Because Greta asked, thought I'd share this column I wrote last summer for SPJ's Quill magazine
Quill magazine / August 2006
Elements of a successful query letter
By Wendy A. Hoke
A fair amount of successful freelance writing involves good salesmanship. While that may be anathema to the newsroom journalist, it’s not as far-fetched as you may think.
“Sales” in this case involves selling both your ideas and your ability to execute those ideas in the written and reported form. If you’re a newsroom journalist, it’s akin to plopping down in your editor’s office and selling him or her your story ideas.
In the case of freelancers, many of those sales are not going to happen face to face. They are largely electronic and given the deluge of e-mails received by editors these days, your sales skills must rise above the tide.
Some Web sites and writers will promise you the “surefire” query letter. For the newcomer, a query letter is simply a pitch letter to an editor used to sell a story idea. While I’m not buying that one-size-fits-all letter, there are common elements to a successful query.
How to send
Before you sit down to write your pitch, research how the publication prefers to receive its pitches. Some of the national magazines still prefer snail mail, but most will accept electronic pitches. Check out Writers Market or contact to the magazine to find out its preference.
When sending e-mail queries, think about your own inbox and craft a subject line that will get the editor’s attention. I always begin my subjects with “QUERY:” so it’s clear that I’m sending a pitch. Spare the hyperbole. If you use certain words (like sex, mortgage, drugs, words ending in exclamations, etc.) you’re pitch will likely be dumped by spam filters.
The lede leads
Your lede paragraph of your pitch or query is the potential lede (newspaper jargon for first paragraph) of your story. Write compellingly and concisely about your subject. That means having a clear vision of your story before you ever craft a pitch. Never begin with: "I'm interested in writing a story about…"
This doesn’t mean there’s no room for tweaking the arc of the story as you go along, but in the world of national magazine freelancing, editors want to know that they’re going to receive what you promise to deliver on the front end.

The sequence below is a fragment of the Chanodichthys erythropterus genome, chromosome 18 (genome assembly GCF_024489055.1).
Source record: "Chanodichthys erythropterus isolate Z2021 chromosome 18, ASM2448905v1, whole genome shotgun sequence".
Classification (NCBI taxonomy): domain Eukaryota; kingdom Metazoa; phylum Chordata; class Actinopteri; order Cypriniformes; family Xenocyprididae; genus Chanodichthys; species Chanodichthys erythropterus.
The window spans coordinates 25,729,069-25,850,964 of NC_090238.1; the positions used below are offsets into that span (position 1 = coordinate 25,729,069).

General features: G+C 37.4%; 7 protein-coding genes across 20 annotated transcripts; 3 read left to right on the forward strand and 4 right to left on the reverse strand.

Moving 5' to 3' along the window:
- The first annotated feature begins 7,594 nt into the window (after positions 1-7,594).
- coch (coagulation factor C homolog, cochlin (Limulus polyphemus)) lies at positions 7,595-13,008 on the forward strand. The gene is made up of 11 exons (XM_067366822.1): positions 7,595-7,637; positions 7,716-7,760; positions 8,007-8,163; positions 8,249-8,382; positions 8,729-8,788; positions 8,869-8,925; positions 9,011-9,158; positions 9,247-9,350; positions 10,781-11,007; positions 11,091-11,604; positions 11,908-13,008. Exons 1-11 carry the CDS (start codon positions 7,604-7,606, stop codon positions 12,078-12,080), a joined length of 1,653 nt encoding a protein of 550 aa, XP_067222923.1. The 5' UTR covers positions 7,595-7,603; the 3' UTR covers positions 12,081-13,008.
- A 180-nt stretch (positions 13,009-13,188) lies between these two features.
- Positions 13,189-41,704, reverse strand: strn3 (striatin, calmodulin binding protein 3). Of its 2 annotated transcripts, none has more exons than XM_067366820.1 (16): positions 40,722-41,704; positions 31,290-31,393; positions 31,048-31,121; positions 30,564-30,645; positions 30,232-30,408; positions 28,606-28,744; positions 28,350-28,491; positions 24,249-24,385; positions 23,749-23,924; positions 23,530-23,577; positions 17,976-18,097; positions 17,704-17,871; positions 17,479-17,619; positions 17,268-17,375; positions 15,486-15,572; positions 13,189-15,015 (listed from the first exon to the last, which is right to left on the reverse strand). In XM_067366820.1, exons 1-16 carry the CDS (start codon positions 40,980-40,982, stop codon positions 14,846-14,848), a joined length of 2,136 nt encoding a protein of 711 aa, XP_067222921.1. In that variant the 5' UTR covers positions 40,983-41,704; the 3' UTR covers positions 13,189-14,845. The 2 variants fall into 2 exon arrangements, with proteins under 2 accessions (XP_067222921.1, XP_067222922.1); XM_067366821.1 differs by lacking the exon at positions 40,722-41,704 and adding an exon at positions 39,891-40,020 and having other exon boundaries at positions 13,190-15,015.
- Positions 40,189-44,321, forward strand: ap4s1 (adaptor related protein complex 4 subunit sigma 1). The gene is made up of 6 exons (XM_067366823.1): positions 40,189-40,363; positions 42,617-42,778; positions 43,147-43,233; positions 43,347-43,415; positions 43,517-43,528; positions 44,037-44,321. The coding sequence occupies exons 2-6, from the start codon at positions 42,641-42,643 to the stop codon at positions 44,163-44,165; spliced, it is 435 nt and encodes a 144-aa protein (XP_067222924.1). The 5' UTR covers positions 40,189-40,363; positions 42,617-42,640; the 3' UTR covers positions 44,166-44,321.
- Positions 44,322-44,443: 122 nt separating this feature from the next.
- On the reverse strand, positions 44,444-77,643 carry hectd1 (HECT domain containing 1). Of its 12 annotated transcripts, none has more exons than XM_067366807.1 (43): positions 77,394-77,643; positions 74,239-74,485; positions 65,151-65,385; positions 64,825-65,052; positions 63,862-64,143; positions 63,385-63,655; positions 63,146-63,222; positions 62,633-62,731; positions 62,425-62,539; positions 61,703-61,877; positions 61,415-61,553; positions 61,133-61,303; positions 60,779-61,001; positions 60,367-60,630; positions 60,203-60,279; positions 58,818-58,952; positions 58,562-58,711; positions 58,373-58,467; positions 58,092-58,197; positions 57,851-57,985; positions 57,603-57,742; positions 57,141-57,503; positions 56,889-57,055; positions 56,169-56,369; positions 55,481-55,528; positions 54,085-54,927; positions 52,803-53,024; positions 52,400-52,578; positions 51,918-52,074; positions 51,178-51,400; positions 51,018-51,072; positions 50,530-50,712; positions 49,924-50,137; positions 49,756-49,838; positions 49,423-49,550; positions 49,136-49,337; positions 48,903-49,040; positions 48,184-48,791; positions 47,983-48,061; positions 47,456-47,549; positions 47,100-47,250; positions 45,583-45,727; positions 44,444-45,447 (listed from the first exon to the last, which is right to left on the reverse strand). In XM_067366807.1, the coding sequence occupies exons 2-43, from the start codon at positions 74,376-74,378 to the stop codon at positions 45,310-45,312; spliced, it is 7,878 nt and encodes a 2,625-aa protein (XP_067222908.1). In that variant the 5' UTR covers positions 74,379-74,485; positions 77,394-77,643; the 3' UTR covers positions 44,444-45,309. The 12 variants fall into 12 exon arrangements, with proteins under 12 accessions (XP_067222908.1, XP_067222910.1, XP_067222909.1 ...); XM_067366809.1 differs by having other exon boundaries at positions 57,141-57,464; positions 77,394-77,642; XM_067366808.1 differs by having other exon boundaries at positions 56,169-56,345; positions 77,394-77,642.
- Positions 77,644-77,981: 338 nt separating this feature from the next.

The nut graf
What is this story about and why should readers of this magazine care? This is a question you must answer in your query.
Improve your chances for a sale by thoroughly researching the publication in advance. Don’t just read the latest issue, head to the library and look over the last year’s issues. Get a feel for the tone of the magazine, the subject matter it covers and read the media kit (usually found online) to learn about its demographics.
Pay close attention to the magazines departments and suggest where your piece could fit. Does it make sense as part of a monthly mini-profile section? Can it work in a front-of-the-book short? Is it a back-page essay? Be helpful with your suggestions, but not too bossy.
Research, research research
By the third paragraph, the editor is wondering how you’re going to pull off this masterpiece. Who are you planning to interview? What kind of access do you have to the subject? What kind of background data do you have to support your story’s pitch? What kind of specialized or first-hand experience do you have that lends your reporting credibility?
One of the hardest things to balance in freelance writing is the line between doing enough work to sell an idea and wasting your time without guarantee of a sale.
Each writer has to determine for him or herself where to draw that line. But you have to be comfortable enough with your research that you can back up your pitch. It will be tested and fact-checked.
So be specific. List the sources you plan to interview. When appropriate, briefly discuss your methodology and how you plan to report the story. Does it involve attending certain events or meetings? Does it require on-site research? Do you anticipate the need to travel? Don’t leave the editor guessing.
The brag graph
If the editor is interested in the pitch, their final question is going to be, “Why should you do this story?” Wind up your query with a paragraph that briefly describes your expertise with the subject matter, related articles you’ve published, where your articles have appeared, how long you’ve been writing, etc.
Remember to keep your bio relevant to the publication and story you’re pitching. If you’re writing about a new fitness rage, include your experience writing on other health and wellness topics. Offer to send a few—emphasize few—relevant clips. If you’re sending links, make sure they work before you bother to include.
Thank the editor for his or her time, indicated a date when you will follow up and include your full contact information, including mailing address.
Remember that different magazines and types of story pitches require different approaches, which is why queries are so time-consuming. But like anything in life, you get better the more you write them.
Put yourself in the editor’s shoes and think about what you’d like to see from a writer. If you’re planning to write humor, you better be humorous in your pitch. If you’re pitching an essay, the editor is going to want to see the full piece, not a two-graph summary.
Your queries will not always succeed, even when well written and researched. The timing may be off, editorial calendar may have changed, etc. But continue to pitch magazines you want to write for because persistence pays off the first time your Caller ID reads, “Time Inc.”
Wendy Hoke is a Cleveland-based freelance writer. After 18 months of trying, she recently sold her first piece to Continental Magazine.
© Copyright 2006 Wendy A. Hoke